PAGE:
Power consumption is becoming a critical factor, limiting performance. You have to have a means by which you proactively and holistically address that by allowing your actual system to command changes in the chip to optimize the utilization of energy. It is really an extraordinary event. I am hoping that people really understand the sort of discontinuity we are talking about here.

What would be practical?
We are even building in the capability for the chip to physically morph, if required. For instance, you spot an excessive number of fails occurring in the memory--we have techniques in software that recognize those errors. But if it turns out that for whatever reason, one segment of the chip drives an extreme amount of correction, one can easily envision the system autonomically issuing a command to remove that segment. We are talking about moving off to an entirely different plane. This is very different from, "Here is the chip, here is what it does, and that is the end of it."

At the same time, you are proposing a more interactive way of developing electronic devices, whether large like a supercomputer or small like a handheld.
This is basically going by the premise that I have sort of lived by for a long time, which is: The world is full of incredibly bright people. What happens when we say, look, here is the Power architecture, here is the Power core, here is how you hook up and work with it, here are the tools you need to do so?

If you have a designer out there and this designer is the brightest person out there but has never been able to engage, because we had closed systems--when you throw open a system, and you make it readily available, this person says, "Gee, I can build a core that operates and communicates on behalf of this chip. I can list it in the library as being fully compatible with the Power architecture, which means that anybody who builds a Power chip could license this (intellectual property) from me for some amount of money."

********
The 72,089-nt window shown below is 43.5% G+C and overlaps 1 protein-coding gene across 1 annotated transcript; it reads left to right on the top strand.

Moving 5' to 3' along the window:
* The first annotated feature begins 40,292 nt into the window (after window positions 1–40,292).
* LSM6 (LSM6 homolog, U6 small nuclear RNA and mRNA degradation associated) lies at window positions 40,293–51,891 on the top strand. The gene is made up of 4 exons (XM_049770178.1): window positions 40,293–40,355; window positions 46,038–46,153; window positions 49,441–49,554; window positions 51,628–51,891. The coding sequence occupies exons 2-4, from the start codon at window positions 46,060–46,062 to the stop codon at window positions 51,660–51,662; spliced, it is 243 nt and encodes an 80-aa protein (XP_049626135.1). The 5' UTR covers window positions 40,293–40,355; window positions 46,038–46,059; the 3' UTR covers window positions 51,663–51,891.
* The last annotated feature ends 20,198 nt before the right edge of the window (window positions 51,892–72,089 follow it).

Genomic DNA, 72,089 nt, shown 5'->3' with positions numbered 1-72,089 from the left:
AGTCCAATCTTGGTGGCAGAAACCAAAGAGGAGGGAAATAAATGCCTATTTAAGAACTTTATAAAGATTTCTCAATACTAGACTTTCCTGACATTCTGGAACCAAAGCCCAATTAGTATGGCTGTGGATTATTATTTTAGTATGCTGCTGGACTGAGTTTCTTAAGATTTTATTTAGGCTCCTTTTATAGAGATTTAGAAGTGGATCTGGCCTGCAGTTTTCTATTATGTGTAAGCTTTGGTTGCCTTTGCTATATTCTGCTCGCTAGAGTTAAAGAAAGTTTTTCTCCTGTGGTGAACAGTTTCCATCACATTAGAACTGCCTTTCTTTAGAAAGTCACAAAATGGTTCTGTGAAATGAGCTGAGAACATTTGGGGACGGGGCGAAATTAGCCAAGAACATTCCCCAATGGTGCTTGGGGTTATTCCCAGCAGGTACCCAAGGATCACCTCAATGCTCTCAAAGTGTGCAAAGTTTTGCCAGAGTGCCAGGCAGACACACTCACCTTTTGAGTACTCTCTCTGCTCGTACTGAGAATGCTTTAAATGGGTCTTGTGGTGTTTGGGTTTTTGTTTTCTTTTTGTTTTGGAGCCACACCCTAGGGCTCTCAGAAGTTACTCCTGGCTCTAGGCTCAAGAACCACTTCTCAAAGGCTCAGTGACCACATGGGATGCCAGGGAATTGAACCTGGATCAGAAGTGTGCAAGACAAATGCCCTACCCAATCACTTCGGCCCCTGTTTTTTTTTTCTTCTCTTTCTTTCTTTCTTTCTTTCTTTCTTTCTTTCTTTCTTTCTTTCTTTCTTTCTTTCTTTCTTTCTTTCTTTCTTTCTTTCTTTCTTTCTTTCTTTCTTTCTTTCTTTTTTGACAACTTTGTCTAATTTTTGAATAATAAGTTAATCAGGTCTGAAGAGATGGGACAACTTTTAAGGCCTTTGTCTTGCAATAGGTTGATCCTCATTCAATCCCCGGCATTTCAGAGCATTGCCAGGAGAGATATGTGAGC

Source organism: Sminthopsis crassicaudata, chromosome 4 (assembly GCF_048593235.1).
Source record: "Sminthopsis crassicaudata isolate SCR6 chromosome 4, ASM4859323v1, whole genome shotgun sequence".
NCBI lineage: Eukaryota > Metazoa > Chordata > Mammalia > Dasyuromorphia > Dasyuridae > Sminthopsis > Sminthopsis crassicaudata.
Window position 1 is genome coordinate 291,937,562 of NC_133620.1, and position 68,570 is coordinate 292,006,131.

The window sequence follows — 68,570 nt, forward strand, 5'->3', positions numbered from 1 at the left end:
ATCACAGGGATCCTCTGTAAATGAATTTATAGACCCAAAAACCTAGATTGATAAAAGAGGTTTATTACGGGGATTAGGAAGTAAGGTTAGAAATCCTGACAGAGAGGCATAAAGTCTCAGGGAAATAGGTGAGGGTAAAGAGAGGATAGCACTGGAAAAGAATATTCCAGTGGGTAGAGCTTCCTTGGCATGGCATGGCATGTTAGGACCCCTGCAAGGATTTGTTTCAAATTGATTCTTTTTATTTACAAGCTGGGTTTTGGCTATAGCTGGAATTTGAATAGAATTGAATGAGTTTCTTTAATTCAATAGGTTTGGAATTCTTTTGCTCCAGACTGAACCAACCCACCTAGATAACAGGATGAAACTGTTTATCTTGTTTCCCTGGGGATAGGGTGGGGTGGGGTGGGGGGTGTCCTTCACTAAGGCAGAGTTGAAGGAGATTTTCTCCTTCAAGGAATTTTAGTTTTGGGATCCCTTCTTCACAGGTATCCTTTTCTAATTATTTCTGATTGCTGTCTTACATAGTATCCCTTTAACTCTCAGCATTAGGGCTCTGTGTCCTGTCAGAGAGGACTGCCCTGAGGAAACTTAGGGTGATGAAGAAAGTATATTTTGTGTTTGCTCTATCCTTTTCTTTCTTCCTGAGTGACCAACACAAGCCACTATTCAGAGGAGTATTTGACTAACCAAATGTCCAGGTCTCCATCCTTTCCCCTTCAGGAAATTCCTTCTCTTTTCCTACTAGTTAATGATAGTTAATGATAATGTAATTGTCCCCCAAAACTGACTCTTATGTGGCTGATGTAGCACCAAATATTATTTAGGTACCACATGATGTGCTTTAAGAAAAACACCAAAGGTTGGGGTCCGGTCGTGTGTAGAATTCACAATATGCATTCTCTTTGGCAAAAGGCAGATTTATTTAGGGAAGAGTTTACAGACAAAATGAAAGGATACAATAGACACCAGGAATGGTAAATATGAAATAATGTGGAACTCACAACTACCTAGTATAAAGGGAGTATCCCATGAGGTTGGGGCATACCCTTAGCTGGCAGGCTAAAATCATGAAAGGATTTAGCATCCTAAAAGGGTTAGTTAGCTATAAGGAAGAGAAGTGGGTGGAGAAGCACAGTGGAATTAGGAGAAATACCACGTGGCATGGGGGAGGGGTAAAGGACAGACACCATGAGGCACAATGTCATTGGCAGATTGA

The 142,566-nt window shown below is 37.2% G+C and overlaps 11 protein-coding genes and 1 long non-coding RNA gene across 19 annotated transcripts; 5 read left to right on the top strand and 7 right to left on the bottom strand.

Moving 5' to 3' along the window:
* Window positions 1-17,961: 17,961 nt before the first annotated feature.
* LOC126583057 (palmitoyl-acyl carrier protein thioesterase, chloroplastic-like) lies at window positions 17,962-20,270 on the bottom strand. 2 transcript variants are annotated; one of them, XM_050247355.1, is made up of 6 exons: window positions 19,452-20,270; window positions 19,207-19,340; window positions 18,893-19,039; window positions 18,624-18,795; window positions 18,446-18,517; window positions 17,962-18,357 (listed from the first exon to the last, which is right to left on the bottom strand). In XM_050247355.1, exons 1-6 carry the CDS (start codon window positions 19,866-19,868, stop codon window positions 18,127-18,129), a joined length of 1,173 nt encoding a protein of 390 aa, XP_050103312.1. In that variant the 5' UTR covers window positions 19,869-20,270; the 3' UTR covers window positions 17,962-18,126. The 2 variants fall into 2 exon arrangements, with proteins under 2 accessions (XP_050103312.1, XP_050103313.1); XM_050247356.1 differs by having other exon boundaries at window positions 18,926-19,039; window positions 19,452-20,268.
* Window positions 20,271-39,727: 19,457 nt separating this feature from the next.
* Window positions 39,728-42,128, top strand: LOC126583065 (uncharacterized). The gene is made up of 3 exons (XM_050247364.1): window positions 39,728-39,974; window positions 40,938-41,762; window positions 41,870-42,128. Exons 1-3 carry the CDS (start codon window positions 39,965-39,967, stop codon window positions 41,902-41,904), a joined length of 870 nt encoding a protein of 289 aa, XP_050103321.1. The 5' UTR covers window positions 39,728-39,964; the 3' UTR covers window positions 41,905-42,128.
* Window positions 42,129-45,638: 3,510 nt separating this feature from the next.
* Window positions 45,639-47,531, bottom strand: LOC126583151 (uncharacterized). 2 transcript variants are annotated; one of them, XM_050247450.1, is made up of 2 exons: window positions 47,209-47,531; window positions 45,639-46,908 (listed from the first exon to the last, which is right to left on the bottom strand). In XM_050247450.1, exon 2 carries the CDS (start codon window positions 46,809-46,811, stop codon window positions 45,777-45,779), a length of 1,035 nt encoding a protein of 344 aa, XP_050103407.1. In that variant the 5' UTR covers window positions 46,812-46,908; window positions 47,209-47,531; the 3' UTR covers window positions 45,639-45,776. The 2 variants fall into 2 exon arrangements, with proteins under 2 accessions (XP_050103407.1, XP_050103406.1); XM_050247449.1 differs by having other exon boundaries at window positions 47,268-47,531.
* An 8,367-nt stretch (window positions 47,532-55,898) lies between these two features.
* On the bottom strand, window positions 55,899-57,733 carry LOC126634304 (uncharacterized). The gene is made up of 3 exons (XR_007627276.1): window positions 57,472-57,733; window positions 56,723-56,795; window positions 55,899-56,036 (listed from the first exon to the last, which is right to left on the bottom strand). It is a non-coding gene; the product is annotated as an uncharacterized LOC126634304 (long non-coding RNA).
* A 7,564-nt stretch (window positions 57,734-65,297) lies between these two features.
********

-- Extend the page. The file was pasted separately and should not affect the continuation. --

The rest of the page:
Then, when companies are building (system-on-chip processors), they can actually assemble a chip where they use our core, somebody else's (input-output system) and somebody else's memory controller, because they have all been built to a common standard.

The common standard is the Power Architecture?
Exactly. Build around the common architecture so that you have all the hooks and tools. But it requires you to be open--that is the key.

That must mean publishing lots of technical data for people to use. Are you saying you are going to make it easier for them to do that?
We are going to make it automatic. You could literally go out on the Web and download a design kit.

You literally go out on the Web and acquire this essentially for nothing.
We are talking about giving a level of data, essentially openness, that has never been available before and literally making it free. You literally go out on the Web and acquire this essentially for nothing.

In terms of chip design, rather than spending years, many man-years, of effort developing some kind of unusually efficient communications chip, you can go out on the Web and acquire it from somebody who is part of an ecosystem that has all of these intellectual-property elements already developed for it.

How does this make a chip design more open? I can see where it makes it easier for people to work with IBM. But IBM still controls the processor architecture.
This is as close as you can get without corrupting the ecosystem, which has to be stable for people to participate in it. That means that you have to define what I will call, for lack of a better word, interfaces. Unless everybody agrees how things talk to one another, you cannot develop something to work with what I am developing, because we have not agreed how we will talk to each other.